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Was Captain Richard Phillips The Victim of Pirates or Overfishing?

Updated on March 5, 2012
Maersk-Alabama Capt. Richard Phillips, right, shakes hands with Lt. Cmdr. David Fowler, executive officer of USS Bainbridge after being rescued by U.S Naval Forces, April 12, 2009.
Maersk-Alabama Capt. Richard Phillips, right, shakes hands with Lt. Cmdr. David Fowler, executive officer of USS Bainbridge after being rescued by U.S Naval Forces, April 12, 2009.

The entire world breathed a sigh of relief on Easter Sunday, April 12, 2009, when Captain Richard Phillips, was freed from his Somali captors. As everyone knows Captain Phillips and his crew were taken hostage by Somali pirates. Capt. Phillips courageously offered himself as hostage; so, his crew would be set free.

The theory is being put forward now that Captain Phillips and his crew are actually the victims of overfishing. How can a hostage-taking be linked with overfishing? The theory is:

Thousands of Somalis once made their living as fishermen. The waters around the coastline of Somalia once teemed with fish providing an adequate living for the fishermen, their families and all the trickle-down businesses that flourished because of the fishing trade. However, Somalia has been without a central government for nearly two decades; so, there is no government body that is actively and effectively protecting the country’s rights to its coastline. Foreign countries have been willing to take advantage of this; and, exploit the fisheries off Somalia’s coast leaving the nets of the local fishermen empty.

WE (wealthy Europeans) have overfished and overexploited our own stocks; so, now we feel justified in helping ourselves to theirs. This from Johann Hari, columnist for the London Independent:

More than $300m worth of tuna, shrimp, lobster and other sea-life is being stolen every year by vast trawlers illegally sailing into Somalia's unprotected seas. The local fishermen have suddenly lost their livelihoods, and they are starving. Mohammed Hussein, a fisherman in the town of Marka 100km south of Mogadishu, told Reuters: "If nothing is done, there soon won't be much fish left in our coastal waters."

But never let it be said that Europeans take things out without putting something else back in. In return for the fish they were harvesting illegally within Somalian waters, they repaid them with mysterious barrels thrown over the side of equally mysterious European ships.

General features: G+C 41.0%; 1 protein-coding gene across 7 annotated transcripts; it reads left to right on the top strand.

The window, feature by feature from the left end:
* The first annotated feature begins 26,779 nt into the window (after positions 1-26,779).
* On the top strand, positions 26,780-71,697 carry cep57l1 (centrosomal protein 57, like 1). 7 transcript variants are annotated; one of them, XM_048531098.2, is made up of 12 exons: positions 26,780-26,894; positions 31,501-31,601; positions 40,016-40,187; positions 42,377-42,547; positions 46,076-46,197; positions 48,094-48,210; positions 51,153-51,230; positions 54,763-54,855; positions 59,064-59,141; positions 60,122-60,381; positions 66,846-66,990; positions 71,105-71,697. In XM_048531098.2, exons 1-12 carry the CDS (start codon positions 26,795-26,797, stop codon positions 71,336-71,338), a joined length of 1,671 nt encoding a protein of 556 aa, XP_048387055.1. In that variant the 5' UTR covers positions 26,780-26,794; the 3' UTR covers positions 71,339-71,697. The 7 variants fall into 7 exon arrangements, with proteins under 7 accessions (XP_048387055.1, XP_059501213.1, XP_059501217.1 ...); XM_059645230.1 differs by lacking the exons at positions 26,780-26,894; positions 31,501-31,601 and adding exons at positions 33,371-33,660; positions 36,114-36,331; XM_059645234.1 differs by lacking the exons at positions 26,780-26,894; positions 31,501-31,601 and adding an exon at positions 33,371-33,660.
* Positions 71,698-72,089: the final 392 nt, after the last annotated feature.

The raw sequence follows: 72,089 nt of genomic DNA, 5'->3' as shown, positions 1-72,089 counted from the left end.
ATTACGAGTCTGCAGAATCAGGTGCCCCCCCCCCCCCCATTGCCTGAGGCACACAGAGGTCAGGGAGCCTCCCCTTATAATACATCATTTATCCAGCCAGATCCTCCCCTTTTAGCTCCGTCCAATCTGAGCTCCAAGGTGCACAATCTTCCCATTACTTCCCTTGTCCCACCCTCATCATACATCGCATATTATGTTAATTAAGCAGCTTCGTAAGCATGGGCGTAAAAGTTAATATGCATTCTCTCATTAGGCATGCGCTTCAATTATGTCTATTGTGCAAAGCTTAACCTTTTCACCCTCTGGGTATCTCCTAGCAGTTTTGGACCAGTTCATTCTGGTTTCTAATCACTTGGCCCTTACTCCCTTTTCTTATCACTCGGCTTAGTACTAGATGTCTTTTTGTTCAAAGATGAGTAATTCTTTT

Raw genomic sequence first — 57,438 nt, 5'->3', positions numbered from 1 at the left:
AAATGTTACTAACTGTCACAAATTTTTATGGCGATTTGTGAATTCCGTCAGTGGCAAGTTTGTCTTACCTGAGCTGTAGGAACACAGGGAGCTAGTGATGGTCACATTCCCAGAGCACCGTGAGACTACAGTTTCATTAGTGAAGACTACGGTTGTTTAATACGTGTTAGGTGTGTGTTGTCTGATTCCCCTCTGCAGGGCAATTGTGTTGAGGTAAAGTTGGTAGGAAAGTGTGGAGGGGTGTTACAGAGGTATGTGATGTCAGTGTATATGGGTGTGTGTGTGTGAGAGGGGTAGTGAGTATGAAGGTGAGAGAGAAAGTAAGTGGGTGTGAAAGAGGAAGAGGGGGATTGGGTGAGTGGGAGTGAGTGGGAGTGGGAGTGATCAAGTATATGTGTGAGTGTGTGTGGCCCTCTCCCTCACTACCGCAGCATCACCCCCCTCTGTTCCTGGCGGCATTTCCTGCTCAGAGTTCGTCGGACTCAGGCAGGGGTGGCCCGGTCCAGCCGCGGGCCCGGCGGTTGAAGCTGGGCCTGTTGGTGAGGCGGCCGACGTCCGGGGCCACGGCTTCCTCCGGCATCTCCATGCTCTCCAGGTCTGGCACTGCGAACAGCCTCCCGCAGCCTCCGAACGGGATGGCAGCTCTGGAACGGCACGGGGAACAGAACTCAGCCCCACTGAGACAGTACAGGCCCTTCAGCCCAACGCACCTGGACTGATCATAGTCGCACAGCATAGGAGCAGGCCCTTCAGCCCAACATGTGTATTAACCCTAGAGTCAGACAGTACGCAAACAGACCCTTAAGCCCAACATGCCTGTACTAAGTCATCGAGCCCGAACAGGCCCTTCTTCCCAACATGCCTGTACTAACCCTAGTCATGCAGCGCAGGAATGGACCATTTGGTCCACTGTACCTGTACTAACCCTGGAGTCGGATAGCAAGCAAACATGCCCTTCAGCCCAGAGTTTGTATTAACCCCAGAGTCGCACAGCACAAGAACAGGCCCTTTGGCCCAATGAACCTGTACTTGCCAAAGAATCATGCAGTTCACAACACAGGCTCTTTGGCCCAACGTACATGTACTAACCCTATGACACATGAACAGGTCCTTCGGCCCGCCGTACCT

Coincidentally, it was about this time that the coastal population began to get sick. Strange rashes developed accompanied by nausea. There was an increase in the number of deformed babies being born among the coastal populations. Then came the 2005 tsunami.

Give things a heck of a shaking and it’s amazing what pops out. Hundreds of dumped, leaking barrels were washed up on shore. People within close proximity to the barrels developed radiation sickness with over 300 eventually dying.

Ahmedou Ould-Abdallah, the UN envoy to Somalia, told Johann Hari: "Somebody is dumping nuclear material here. There is also lead, and heavy metals such as cadmium and mercury - you name it."

Again from Johann Hari:

Much of it can be traced back to European hospitals and factories, who seem to be passing it on to the Italian mafia to "dispose" of cheaply. When I asked Ould-Abdallah what European governments were doing about it, he said with a sigh: "Nothing. There has been no clean-up, no compensation, and no prevention."

Watching your loved ones starve (sometimes to death) brings a special kind of desperation and many of the fishermen took matters into their own hands. Many of these “pirates” began as vigilante patrol squads challenging vessels that were either fishing illegally or dumping toxic waste in Somali waters and demanded they pay a tax. This proved ineffective and these vigilantes organized into the “pirates” you see today.

The New York Times has an enlightening interview with a Somali “pirate” (given after his capture) who assisted in taking a Ukrainian vessel carrying a huge load of weapons to the Sudan.

So…you be the judge? Is Captain Phillips a victim of pirates or overfishing?

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